Wildlife photography requires patience and finely tuned approach. In our new Shoot Like A Pro series on wildlife photography we’ll show you a series of simple techniques that will help get you closer to the animals you want to photograph and never miss a shot.
Winter is the perfect time of year to try your hand at wildlife photography. Without the cover of trees and bushes, it’s easier to see wild animals and birds in their natural habitats. As there’s less food available, it’s also easier to tempt them closer to your lens.
Crucially for photography, although the days are shorter, you can photograph for a much longer period than you can in the summer, and the angle of the winter sun makes for more interesting light throughout the day, with the glorious colours of sub-zero sunrises and sunsets giving your pictures an interesting edge.
Cold weather does bring its own set of problems, though. For instance, metal tripods become painful to the touch – use padded leg wraps or switch to a carbon fibre tripod instead. Batteries also drain faster when temperatures drop.
This problem is exacerbated by the use of image stabilisation, which is an essential feature on the telephoto lenses required for sensor-filling images of distant wildlife.
However, you don’t have to spend weeks shivering behind a £10,000 telephoto in a tiny hide in order to take nature images. Follow our guide to take brilliant pictures everywhere, from your garden to your local park and beyond…
How to photograph garden wildlife
You don’t have to travel far to capture creative shots of wild critters. In fact, plenty of nature pros cut their teeth on garden bird photography – and continue to make a decent income with stock shots of ‘little brown jobs’.
As with other types of wildlife photography, you’ll need a telephoto lens and a decent tripod to support it. Backyard birds are small, and unless you can attract them close with feeders, you’ll be looking at a focal length in the region of 300-500mm for frame-filling shots.
This is where the smaller APS-C sensor found in most DSLRs proves advantageous. An APS-C sensor captures a smaller area of the image projected by the lens than a full-frame sensor does, so the subject appears larger in the picture.
It’s for this reason that you need to apply a ‘focal length multiplier’ of either 1.5x (for Nikon) or 1.6x (for Canon) to arrive at the effective focal length.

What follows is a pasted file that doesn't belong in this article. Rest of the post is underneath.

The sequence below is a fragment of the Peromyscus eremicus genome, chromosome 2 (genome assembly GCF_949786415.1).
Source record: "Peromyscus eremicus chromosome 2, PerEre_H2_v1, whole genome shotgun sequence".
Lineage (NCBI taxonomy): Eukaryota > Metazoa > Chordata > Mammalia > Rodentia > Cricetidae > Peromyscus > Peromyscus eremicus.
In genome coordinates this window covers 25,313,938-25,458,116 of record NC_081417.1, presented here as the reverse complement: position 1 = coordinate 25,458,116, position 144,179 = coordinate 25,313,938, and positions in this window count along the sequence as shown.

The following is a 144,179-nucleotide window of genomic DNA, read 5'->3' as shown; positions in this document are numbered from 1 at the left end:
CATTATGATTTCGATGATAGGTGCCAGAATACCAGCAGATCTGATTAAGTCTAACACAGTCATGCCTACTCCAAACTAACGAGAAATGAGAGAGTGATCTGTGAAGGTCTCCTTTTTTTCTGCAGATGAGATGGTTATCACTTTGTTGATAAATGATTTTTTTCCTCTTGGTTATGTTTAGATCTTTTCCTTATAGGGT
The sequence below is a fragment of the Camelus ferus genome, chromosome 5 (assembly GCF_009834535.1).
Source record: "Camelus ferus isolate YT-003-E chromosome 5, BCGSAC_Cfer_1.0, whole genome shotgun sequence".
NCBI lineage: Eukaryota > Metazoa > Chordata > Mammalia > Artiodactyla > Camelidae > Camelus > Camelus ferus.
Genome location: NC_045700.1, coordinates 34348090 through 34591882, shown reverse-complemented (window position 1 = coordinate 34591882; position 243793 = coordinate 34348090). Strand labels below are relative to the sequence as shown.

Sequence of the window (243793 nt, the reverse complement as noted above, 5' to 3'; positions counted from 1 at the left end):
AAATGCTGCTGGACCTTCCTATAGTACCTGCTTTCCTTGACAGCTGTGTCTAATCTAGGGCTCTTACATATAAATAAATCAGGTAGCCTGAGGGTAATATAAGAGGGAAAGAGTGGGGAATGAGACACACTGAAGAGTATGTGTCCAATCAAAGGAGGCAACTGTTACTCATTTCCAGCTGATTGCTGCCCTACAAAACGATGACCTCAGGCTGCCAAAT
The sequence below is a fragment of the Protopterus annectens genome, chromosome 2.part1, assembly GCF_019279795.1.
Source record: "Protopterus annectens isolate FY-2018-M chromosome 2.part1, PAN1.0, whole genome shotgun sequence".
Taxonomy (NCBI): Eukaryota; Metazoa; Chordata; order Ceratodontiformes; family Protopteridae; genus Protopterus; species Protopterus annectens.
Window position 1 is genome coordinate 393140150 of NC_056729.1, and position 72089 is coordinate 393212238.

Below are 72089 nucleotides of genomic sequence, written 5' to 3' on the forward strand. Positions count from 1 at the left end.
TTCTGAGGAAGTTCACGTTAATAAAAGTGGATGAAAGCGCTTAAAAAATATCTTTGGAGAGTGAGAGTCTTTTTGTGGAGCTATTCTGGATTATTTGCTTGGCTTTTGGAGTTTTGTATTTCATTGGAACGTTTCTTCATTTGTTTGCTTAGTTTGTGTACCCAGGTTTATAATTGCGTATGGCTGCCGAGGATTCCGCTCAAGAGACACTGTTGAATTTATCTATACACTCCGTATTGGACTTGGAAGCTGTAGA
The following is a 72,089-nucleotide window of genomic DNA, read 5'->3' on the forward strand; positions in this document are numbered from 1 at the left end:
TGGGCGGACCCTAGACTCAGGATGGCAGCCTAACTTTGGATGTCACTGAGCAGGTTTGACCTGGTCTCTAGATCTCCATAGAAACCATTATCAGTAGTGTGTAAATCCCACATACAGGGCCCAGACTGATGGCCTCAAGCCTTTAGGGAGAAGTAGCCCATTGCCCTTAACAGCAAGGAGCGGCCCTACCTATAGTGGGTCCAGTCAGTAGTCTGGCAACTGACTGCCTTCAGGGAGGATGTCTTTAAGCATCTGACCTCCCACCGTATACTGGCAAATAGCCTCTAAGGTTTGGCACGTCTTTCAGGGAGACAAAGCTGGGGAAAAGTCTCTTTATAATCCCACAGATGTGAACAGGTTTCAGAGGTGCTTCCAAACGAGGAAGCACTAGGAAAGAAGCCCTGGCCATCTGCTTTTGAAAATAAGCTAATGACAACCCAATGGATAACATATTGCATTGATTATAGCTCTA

So, a 300mm lens on an APS-C camera gives the equivalent field of view as a 480mm lens on a full-frame camera.
In addition to giving you more reach, a telephoto lens gives you more control over the background; the longer the lens, the less of it you’ll see through the viewfinder.
Gardens can be full of clutter, so being able to pick out a clean backdrop is absolutely essential.
Also, the further that trees, hedges and fences are from the bird, the more blurred they’ll appear in the image, allowing the creatures to stand out clearly. Choose a wide aperture to make the most of this effect.
As well as photographing birds on branches, get low to take shots of species that feed on the ground.
Eye-level shots that feature both a distant background and foreground detail that’s close to the lens work best here, allowing you to throw both out of focus with a wide aperture and sandwich the animal between two layers of blur.
Rest the lens on a beanbag to give you the necessary low angle and make yourself comfortable, as you might be there for some time…
PAGE 1: How to shoot garden wildlife photography
PAGE 2: Best camera settings for garden wildlife photography
PAGE 3: How to set up a feeding station
PAGE 4: Choosing the right wildlife photography location
PAGE 5: Look for frozen water
PAGE 6: Getting the best results from long lenses
PAGE 7: Why you want to get close to animals
PAGE 8: Key techniques for getting close to wildlife
PAGE 9: How to set up a hide
PAGE 10: How to shoot from a car window
PAGE 11: Wildlife photography in iconic locations
PAGE 12: Don’t forget the basics of wildlife photography
PAGE 13: How to protect your gear